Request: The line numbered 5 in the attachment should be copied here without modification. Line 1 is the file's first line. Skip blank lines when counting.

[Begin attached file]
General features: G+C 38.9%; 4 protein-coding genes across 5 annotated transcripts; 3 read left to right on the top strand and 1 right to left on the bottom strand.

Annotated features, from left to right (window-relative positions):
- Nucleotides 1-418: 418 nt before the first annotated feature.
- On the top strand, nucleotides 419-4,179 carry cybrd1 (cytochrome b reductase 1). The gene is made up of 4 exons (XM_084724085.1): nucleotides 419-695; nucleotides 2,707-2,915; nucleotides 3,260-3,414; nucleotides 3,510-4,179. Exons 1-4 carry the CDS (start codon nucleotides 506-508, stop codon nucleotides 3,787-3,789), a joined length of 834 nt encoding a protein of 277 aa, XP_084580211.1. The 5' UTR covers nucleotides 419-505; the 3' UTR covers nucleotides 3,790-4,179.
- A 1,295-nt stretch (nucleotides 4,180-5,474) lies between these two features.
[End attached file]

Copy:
- A 1,295-nt stretch (nucleotides 4,180-5,474) lies between these two features.